Editor’s Note: Watches rarely make headlines in Australia, but the recent story of a group of Liberal MPs ‘accidentally’ accepting $250k worth of watches from a visiting billionaire pushed them very much to the fore.
David Langsam wrote a very astute opinion piece on the matter for the Australian Financial Review, which we read with interest – but what we found even more intriguing was the short byline which mentioned that he owns a 1966 Cyma and an Omega Flightmaster.
We got in touch with David to find out more about these watches, and we’re glad we did.
What’s the story behind your Cyma?
This watch was a gift for my Bar-Mitzvah. It’s very plain, but it means a lot to me. There’s an inscribed message from my parents on the back, and as they’ve both passed away, wearing it is also a little tribute to them.
I’ll have been wearing this watch for 50 years in July. If it’s regularly wound and occasionally serviced it keeps time to within a minute or so each day. I’m sure I could pay someone a lot of money to make it as accurate as a $5 plastic quartz watch.
Do you wear it regularly?
Yes and no. When I wear a watch, which is generally when I’m away from the home and office, it’s usually this watch.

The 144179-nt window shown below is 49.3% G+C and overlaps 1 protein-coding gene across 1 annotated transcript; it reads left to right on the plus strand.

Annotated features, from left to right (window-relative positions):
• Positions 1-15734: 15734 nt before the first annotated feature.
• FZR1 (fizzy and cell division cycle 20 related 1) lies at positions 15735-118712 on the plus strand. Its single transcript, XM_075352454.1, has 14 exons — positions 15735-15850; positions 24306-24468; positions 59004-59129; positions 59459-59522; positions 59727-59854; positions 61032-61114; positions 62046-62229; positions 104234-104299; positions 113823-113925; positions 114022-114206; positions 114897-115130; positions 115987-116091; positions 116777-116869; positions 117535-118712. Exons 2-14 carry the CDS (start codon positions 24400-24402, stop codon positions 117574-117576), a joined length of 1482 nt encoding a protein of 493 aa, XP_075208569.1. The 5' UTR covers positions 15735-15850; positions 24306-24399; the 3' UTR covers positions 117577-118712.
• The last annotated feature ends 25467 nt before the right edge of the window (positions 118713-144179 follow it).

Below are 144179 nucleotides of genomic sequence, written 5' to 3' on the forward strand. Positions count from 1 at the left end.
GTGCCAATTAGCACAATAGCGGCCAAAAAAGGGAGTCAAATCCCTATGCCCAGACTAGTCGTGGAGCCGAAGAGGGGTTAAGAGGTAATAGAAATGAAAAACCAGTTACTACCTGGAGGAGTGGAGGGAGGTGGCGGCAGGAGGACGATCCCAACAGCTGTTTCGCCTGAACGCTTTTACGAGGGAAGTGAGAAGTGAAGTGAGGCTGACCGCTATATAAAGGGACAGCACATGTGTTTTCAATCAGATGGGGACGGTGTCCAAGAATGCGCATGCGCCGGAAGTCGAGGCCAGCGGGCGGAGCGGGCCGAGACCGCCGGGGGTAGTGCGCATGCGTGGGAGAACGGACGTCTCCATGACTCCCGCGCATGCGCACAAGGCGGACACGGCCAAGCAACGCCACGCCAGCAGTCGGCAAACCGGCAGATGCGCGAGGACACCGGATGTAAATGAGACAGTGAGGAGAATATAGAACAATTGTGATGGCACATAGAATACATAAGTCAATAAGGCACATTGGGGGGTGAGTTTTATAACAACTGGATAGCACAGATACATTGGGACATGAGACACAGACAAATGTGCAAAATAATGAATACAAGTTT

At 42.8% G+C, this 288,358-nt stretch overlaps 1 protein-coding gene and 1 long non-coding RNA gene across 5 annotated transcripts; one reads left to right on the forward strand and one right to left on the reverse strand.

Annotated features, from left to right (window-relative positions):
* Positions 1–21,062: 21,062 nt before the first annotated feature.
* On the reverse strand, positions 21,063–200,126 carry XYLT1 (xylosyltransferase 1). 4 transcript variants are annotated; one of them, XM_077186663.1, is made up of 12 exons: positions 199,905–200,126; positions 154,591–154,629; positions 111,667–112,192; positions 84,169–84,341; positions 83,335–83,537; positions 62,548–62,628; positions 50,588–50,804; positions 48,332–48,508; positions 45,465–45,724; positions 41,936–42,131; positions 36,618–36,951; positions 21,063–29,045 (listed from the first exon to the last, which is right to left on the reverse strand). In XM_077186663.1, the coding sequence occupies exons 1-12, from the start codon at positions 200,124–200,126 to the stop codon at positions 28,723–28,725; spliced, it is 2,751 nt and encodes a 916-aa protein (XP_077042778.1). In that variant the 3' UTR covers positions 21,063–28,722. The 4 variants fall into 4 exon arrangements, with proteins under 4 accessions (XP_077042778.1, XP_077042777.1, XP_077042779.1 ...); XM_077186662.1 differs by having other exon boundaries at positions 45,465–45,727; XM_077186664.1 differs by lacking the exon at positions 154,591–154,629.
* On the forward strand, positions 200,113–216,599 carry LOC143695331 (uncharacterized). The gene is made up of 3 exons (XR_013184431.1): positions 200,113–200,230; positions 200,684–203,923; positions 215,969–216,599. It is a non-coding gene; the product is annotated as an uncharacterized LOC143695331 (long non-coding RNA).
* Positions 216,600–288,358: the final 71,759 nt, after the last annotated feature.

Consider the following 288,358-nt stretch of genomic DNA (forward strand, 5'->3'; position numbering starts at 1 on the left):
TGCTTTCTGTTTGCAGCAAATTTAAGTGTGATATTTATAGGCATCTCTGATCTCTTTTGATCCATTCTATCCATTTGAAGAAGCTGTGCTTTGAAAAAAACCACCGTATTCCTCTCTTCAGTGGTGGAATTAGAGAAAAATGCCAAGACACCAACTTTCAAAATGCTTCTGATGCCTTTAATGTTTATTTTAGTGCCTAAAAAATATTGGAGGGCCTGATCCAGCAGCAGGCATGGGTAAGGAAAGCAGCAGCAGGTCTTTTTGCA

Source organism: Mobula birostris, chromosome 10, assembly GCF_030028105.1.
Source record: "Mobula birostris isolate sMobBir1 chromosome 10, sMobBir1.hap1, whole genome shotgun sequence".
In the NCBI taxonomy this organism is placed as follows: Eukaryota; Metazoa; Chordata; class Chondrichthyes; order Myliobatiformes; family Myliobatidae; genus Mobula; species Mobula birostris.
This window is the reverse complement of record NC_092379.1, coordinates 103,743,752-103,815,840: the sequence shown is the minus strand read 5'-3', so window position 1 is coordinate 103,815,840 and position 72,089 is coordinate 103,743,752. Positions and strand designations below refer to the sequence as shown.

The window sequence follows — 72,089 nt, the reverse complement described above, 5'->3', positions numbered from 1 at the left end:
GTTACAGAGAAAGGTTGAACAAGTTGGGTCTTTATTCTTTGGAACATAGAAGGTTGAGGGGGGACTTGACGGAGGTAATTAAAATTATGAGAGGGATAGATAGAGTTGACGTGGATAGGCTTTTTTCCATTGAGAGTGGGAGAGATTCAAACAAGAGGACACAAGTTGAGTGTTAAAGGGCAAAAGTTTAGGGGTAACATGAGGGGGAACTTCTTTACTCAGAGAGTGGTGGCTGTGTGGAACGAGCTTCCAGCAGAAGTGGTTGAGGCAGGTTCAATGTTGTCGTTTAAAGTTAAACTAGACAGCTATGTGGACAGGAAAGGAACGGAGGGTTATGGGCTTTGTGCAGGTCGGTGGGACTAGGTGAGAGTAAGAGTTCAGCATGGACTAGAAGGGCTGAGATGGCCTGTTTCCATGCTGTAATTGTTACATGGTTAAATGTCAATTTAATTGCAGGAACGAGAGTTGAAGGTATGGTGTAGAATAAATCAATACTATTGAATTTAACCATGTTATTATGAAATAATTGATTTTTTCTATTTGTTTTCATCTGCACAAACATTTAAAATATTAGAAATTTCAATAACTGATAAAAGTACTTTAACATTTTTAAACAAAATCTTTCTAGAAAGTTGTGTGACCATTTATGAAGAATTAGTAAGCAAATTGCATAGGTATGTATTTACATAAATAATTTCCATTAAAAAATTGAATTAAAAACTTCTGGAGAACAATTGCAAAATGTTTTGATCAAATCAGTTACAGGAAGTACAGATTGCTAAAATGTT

Where has this watch been?
Perhaps the better question would be ‘Where hasn’t it been?’ Over the past 50 years it’s been my constant travel companion, and was on my wrist while I visited Keith Richards in New York, PLO military commander Abu Jihad’s house in Amman, Israel Defence Minister Yitzhak Rabin’s Tel Aviv office, Winnie the Pooh’s Forest, 10 Downing Street, 11 Downing Street, the Chrysler Building, the Twin Towers and Berlin at the fall of The Wall – just to name a few.
What’s the story behind your Flightmaster?
In 1968 at 15, all I ever wanted to do was be a pilot. I had a trial instructional flight at Schutt Aircraft at Moorabbin Airport and was completely hooked. I would work one or two days of every weekend in my parents’ clothing factory, sweeping, cleaning up, writing tickets so I could afford to go flying for an hour every second week, and my mother would beg me not to risk my life in such a dangerous pursuit. So it was bizarre that when she flew back from a trip to England in 1970, via Hong Kong, she bought a brand new Omega Flightmaster duty free. I think it cost about $400 back then, which was a huge amount of money.
When do you wear it?
I still fly occasionally as I have to keep my licence current by flying every 90 days, so in the last year I’ve worn it about five or six times.
It has a stopwatch function as well as a 24-hour dial that can be set to GMT which is useful, as well as a moveable outer chapter ring to set times for legs of flights. A cheap GPS makes it pretty much redundant, but it’s still an amazingly cool object.